So. Rochester is basically built like a wrestler, or... something. And looks like Heger. Ish. So....

This is what I'm thinking. )

Yes, that's professional wrestler Hunter Hearst Helmsley.

I am SO going to literary hell.
mer: (Default)
...Or, if you remember what you thought it was about before you read it.

Those of you who have not read Jane Eyre, nor seen the movie, could you summarize in the comments for me what you think the book is about... with specifics regarding plot... and what your occupation is? And how/what other Victorian literature you have read instead?

I realize this is a weird request, but it's research for a book. I promise.

For those who *have* read it )
mer: (Default)
Not that I'm cranky, I'm just making it because I just sorta realized I am going to have to lock down my talky mouth about writing this book, just like the last one, because that's apparently how I function: I am a totally batshit insane superstitious crazy pants who can't talk about books while she's writing them or she kills them dead.

Other than that, I'm shockingly happy and optimistic, and it might have had something to do with the election. I've given myself until Inauguration Day to bask. So. Seventy-five more days of unfettered awesome!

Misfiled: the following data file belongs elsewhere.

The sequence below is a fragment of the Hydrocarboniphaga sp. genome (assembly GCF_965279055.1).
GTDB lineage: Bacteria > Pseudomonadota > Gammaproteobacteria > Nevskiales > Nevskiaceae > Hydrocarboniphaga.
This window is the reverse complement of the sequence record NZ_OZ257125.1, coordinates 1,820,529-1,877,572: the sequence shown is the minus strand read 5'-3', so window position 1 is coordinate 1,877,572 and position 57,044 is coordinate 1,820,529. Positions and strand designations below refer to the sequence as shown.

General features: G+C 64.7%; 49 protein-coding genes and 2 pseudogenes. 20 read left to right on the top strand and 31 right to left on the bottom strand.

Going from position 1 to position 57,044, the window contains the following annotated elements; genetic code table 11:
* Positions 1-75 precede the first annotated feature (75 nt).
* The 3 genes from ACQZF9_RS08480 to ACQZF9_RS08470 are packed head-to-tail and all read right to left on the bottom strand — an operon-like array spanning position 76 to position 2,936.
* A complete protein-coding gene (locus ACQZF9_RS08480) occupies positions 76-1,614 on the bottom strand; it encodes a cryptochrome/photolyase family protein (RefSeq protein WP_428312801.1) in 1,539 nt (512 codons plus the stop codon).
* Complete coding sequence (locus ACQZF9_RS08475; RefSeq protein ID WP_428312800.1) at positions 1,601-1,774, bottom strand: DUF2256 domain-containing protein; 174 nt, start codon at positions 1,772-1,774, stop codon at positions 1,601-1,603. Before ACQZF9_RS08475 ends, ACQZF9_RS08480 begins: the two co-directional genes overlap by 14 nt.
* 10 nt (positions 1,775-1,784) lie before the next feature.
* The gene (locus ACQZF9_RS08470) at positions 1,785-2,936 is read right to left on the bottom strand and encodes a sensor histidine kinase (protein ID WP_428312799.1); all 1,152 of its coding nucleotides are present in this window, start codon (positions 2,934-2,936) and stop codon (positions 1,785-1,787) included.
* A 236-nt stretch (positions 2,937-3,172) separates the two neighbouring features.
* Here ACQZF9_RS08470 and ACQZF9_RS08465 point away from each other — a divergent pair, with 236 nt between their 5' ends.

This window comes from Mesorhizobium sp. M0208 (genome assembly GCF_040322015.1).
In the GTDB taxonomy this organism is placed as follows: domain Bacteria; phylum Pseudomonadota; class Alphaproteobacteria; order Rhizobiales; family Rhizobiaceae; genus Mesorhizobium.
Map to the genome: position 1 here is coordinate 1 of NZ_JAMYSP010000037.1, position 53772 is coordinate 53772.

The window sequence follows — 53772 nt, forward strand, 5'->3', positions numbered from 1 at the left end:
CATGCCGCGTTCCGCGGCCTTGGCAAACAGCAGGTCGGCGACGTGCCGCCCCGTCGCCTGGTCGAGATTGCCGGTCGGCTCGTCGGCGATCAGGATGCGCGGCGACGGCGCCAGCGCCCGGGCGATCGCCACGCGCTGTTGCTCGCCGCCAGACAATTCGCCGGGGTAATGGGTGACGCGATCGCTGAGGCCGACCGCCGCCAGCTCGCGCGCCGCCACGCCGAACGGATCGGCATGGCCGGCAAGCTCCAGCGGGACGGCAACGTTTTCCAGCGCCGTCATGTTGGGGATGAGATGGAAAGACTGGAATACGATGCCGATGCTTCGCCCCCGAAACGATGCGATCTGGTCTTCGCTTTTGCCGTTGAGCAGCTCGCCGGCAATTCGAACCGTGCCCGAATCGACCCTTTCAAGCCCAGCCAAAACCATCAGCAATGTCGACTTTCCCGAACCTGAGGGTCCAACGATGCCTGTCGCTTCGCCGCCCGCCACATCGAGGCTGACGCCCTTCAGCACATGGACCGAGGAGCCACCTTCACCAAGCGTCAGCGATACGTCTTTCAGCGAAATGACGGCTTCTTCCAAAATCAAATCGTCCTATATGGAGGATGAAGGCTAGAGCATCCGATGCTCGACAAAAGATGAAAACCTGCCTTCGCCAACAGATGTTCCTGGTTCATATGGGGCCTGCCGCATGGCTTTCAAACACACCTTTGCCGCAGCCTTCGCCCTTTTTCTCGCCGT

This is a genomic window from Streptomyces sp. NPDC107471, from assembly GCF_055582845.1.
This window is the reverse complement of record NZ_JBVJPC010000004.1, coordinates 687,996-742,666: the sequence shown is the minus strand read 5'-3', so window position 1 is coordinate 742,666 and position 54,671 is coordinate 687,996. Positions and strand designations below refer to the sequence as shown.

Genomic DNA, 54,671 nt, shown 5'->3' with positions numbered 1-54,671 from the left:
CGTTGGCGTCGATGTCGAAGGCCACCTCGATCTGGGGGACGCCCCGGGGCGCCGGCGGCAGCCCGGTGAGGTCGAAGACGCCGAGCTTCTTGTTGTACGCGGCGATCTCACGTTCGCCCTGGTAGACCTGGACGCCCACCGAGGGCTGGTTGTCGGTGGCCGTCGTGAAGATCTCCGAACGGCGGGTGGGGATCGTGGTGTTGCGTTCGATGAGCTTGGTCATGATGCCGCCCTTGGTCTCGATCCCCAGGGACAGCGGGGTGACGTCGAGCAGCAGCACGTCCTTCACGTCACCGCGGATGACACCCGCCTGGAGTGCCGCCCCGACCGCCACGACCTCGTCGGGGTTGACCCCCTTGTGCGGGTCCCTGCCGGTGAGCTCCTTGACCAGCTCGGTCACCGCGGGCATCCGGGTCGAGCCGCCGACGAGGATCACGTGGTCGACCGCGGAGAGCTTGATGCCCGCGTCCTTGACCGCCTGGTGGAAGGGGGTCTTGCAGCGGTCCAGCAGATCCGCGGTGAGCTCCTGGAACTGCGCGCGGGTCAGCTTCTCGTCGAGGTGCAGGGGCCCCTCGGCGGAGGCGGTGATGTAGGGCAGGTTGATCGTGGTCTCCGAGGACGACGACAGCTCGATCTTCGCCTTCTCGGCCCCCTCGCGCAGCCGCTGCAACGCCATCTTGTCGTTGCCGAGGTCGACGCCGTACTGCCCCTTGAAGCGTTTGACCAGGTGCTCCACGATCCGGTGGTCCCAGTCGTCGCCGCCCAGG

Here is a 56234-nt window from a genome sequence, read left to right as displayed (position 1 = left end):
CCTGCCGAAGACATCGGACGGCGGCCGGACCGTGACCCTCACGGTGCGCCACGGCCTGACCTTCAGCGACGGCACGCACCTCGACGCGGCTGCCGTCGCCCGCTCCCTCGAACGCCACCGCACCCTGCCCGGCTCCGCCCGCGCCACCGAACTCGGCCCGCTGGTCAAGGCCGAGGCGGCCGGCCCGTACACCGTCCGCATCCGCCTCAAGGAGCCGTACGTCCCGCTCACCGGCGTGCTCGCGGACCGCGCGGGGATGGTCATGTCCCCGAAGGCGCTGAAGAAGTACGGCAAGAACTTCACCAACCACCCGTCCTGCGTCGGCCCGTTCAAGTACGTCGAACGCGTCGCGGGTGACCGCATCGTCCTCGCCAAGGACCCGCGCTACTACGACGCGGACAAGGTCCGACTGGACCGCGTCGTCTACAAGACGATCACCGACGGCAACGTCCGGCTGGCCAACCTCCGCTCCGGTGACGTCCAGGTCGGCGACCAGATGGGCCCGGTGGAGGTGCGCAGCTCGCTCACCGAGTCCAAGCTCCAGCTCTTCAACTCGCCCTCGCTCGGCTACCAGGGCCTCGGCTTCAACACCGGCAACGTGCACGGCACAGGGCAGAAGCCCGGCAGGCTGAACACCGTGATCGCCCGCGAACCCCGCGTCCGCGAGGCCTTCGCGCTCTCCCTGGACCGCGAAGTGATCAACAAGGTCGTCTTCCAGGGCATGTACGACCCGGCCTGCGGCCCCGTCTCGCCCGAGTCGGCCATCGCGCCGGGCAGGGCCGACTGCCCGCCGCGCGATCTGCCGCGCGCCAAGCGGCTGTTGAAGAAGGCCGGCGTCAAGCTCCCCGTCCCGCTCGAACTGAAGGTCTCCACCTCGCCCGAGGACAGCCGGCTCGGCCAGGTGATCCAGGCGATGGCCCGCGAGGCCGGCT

Yes, this is silly and naive. I know it is. But a few years ago, I realized I had lost my capacity to daydream silly, wonderful, awesome futures for myself. That I was always, always, always preparing myself for disappointment. And at some point, I realized that was a very sucky way to live, and gave myself permission to daydream again.

What's life without some wild optimism now and again?

It's a life I don't want, is what it is.

So, I'm embracing my giddiness and enjoying myself for a while. For the next seventy-five days, I'm also going to be Totally Positive that I'm going to sell a novel next year, too, and, and, oh, all the other things that I daydream about that I don't necessarily want to tell the world, up to and including the alternate future where I get a classic car and start solving supernatural crimes with [livejournal.com profile] splash_the_cat, [livejournal.com profile] iuliamentis and [livejournal.com profile] dsudis on a weekly basis. It's fun.

January 21st is soon enough for a reality check.

Or the 22nd, anyway. I bet January 21st will be pretty kick-ass, actually.

April 2015